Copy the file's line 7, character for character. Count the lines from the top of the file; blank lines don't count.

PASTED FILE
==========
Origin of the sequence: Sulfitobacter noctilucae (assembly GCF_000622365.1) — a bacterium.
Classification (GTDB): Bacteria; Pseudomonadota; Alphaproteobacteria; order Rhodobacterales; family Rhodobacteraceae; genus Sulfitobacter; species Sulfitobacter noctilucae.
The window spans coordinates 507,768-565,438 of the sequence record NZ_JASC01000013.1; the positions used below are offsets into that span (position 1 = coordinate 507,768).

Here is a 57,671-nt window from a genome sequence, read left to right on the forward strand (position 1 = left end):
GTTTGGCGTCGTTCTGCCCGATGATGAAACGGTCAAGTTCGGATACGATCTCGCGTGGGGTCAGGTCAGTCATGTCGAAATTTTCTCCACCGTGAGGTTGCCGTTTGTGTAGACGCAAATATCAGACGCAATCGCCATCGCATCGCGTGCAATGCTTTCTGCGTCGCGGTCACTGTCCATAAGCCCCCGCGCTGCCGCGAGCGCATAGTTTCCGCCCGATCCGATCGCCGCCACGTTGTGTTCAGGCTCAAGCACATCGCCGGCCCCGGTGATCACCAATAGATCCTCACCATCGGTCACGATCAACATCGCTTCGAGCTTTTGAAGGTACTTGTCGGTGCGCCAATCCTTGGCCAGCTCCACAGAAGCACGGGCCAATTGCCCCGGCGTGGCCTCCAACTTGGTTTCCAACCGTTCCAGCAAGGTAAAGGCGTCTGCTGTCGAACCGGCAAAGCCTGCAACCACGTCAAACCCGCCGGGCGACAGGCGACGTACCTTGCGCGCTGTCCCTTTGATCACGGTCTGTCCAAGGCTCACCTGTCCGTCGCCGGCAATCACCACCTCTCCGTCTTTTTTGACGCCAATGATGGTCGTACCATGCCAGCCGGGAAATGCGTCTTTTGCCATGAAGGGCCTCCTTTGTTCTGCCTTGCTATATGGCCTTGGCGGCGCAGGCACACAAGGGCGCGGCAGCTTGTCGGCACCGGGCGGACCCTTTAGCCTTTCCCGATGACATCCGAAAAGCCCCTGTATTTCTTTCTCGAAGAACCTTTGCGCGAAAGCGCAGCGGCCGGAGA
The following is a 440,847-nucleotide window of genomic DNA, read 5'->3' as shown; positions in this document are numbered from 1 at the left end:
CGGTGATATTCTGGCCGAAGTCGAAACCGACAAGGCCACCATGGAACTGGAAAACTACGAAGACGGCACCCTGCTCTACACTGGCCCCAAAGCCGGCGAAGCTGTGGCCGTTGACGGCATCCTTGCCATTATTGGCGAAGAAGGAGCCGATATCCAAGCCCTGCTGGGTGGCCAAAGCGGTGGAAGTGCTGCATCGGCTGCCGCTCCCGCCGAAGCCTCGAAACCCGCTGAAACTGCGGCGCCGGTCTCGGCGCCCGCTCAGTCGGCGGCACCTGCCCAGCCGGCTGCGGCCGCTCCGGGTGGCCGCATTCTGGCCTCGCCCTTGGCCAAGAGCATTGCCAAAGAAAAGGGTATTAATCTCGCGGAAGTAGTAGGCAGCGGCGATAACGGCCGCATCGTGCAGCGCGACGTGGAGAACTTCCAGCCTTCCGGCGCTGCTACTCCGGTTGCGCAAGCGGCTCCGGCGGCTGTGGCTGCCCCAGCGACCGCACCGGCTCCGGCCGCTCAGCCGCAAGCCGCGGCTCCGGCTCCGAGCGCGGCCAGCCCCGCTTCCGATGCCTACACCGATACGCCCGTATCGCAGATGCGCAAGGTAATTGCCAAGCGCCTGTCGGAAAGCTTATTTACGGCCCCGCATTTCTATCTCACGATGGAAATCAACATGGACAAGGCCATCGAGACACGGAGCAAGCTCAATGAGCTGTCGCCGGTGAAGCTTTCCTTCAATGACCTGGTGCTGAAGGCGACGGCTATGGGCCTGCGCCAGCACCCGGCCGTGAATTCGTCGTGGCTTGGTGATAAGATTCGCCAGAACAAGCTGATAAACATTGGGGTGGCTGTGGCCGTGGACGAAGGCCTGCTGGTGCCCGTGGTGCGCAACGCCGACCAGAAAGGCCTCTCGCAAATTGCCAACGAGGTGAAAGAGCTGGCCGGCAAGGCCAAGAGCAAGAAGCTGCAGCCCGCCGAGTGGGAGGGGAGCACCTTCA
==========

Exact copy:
CGGTGATATTCTGGCCGAAGTCGAAACCGACAAGGCCACCATGGAACTGGAAAACTACGAAGACGGCACCCTGCTCTACACTGGCCCCAAAGCCGGCGAAGCTGTGGCCGTTGACGGCATCCTTGCCATTATTGGCGAAGAAGGAGCCGATATCCAAGCCCTGCTGGGTGGCCAAAGCGGTGGAAGTGCTGCATCGGCTGCCGCTCCCGCCGAAGCCTCGAAACCCGCTGAAACTGCGGCGCCGGTCTCGGCGCCCGCTCAGTCGGCGGCACCTGCCCAGCCGGCTGCGGCCGCTCCGGGTGGCCGCATTCTGGCCTCGCCCTTGGCCAAGAGCATTGCCAAAGAAAAGGGTATTAATCTCGCGGAAGTAGTAGGCAGCGGCGATAACGGCCGCATCGTGCAGCGCGACGTGGAGAACTTCCAGCCTTCCGGCGCTGCTACTCCGGTTGCGCAAGCGGCTCCGGCGGCTGTGGCTGCCCCAGCGACCGCACCGGCTCCGGCCGCTCAGCCGCAAGCCGCGGCTCCGGCTCCGAGCGCGGCCAGCCCCGCTTCCGATGCCTACACCGATACGCCCGTATCGCAGATGCGCAAGGTAATTGCCAAGCGCCTGTCGGAAAGCTTATTTACGGCCCCGCATTTCTATCTCACGATGGAAATCAACATGGACAAGGCCATCGAGACACGGAGCAAGCTCAATGAGCTGTCGCCGGTGAAGCTTTCCTTCAATGACCTGGTGCTGAAGGCGACGGCTATGGGCCTGCGCCAGCACCCGGCCGTGAATTCGTCGTGGCTTGGTGATAAGATTCGCCAGAACAAGCTGATAAACATTGGGGTGGCTGTGGCCGTGGACGAAGGCCTGCTGGTGCCCGTGGTGCGCAACGCCGACCAGAAAGGCCTCTCGCAAATTGCCAACGAGGTGAAAGAGCTGGCCGGCAAGGCCAAGAGCAAGAAGCTGCAGCCCGCCGAGTGGGAGGGGAGCACCTTCA